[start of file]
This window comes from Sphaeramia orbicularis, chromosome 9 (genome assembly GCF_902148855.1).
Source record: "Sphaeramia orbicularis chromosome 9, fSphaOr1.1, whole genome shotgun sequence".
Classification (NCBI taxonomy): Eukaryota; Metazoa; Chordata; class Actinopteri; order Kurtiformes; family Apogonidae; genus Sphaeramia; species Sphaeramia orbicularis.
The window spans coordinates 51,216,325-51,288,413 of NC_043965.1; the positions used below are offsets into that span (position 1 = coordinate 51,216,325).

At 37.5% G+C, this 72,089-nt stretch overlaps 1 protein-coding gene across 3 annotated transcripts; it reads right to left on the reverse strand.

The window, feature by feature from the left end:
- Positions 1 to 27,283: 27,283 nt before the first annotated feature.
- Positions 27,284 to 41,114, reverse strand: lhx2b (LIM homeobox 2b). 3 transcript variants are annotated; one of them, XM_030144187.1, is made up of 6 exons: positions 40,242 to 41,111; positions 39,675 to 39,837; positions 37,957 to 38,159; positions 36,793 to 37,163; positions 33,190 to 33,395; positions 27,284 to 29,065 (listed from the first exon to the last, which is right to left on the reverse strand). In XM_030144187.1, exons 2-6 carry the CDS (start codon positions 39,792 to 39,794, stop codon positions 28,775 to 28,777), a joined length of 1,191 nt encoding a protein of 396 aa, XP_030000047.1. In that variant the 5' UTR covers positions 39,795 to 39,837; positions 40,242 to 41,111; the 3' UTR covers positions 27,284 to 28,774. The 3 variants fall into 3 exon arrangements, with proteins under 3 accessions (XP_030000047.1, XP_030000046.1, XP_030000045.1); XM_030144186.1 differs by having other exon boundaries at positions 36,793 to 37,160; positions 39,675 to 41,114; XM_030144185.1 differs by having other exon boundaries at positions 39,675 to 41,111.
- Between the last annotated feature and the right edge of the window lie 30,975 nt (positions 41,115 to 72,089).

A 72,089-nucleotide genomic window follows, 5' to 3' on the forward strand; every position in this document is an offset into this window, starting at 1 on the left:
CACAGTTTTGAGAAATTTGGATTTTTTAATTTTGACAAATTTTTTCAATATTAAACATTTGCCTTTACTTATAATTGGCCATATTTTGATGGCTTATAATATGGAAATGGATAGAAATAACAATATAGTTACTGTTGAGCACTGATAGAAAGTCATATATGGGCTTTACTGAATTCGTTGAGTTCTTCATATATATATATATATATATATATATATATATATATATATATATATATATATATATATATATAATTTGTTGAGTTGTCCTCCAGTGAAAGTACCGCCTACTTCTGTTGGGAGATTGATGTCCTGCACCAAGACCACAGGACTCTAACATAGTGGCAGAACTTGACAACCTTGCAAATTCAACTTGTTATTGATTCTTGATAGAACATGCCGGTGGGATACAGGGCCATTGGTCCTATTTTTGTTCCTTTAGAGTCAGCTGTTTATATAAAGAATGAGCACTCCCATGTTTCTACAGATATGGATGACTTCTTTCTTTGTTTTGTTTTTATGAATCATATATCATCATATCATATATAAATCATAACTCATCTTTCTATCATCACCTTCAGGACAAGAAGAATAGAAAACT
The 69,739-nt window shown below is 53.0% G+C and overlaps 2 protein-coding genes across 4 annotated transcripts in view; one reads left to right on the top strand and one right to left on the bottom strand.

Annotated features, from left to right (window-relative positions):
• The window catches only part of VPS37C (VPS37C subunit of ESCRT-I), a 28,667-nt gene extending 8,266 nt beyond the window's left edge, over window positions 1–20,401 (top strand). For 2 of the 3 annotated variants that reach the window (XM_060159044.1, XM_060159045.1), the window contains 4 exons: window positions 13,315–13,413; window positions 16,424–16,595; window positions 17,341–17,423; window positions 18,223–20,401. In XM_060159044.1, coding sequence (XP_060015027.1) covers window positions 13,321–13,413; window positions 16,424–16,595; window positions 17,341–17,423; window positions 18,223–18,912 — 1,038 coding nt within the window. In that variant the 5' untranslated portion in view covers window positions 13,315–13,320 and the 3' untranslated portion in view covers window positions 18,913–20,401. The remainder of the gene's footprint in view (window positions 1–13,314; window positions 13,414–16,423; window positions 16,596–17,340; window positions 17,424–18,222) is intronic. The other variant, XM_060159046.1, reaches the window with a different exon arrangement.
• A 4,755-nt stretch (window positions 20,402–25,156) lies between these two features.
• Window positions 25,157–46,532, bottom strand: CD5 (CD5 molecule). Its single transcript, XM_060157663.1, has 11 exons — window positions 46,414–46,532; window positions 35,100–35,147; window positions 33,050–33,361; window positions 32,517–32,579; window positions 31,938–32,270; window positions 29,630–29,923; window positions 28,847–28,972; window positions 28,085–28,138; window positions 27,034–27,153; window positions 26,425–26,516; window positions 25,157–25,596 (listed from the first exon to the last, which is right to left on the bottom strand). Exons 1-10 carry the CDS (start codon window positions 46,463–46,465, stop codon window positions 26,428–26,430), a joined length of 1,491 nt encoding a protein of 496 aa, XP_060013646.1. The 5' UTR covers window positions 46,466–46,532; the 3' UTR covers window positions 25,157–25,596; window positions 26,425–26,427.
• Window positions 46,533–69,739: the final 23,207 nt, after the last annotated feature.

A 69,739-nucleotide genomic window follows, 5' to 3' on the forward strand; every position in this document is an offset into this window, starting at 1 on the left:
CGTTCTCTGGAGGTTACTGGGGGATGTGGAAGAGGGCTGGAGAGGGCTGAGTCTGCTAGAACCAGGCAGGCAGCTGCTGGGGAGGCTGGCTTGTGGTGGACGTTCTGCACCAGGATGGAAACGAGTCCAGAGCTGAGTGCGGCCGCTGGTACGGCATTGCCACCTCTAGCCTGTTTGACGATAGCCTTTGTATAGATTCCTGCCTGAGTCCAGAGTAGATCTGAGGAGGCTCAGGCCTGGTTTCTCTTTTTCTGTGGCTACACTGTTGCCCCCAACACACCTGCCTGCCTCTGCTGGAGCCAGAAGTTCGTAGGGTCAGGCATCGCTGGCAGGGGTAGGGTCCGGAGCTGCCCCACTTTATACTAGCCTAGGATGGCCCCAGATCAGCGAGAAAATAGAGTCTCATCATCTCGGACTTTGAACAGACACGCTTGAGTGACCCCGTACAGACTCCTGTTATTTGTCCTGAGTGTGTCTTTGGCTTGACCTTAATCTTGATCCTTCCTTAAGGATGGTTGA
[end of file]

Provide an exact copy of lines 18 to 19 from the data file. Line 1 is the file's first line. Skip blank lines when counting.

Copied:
A 69,739-nucleotide genomic window follows, 5' to 3' on the forward strand; every position in this document is an offset into this window, starting at 1 on the left:
CGTTCTCTGGAGGTTACTGGGGGATGTGGAAGAGGGCTGGAGAGGGCTGAGTCTGCTAGAACCAGGCAGGCAGCTGCTGGGGAGGCTGGCTTGTGGTGGACGTTCTGCACCAGGATGGAAACGAGTCCAGAGCTGAGTGCGGCCGCTGGTACGGCATTGCCACCTCTAGCCTGTTTGACGATAGCCTTTGTATAGATTCCTGCCTGAGTCCAGAGTAGATCTGAGGAGGCTCAGGCCTGGTTTCTCTTTTTCTGTGGCTACACTGTTGCCCCCAACACACCTGCCTGCCTCTGCTGGAGCCAGAAGTTCGTAGGGTCAGGCATCGCTGGCAGGGGTAGGGTCCGGAGCTGCCCCACTTTATACTAGCCTAGGATGGCCCCAGATCAGCGAGAAAATAGAGTCTCATCATCTCGGACTTTGAACAGACACGCTTGAGTGACCCCGTACAGACTCCTGTTATTTGTCCTGAGTGTGTCTTTGGCTTGACCTTAATCTTGATCCTTCCTTAAGGATGGTTGA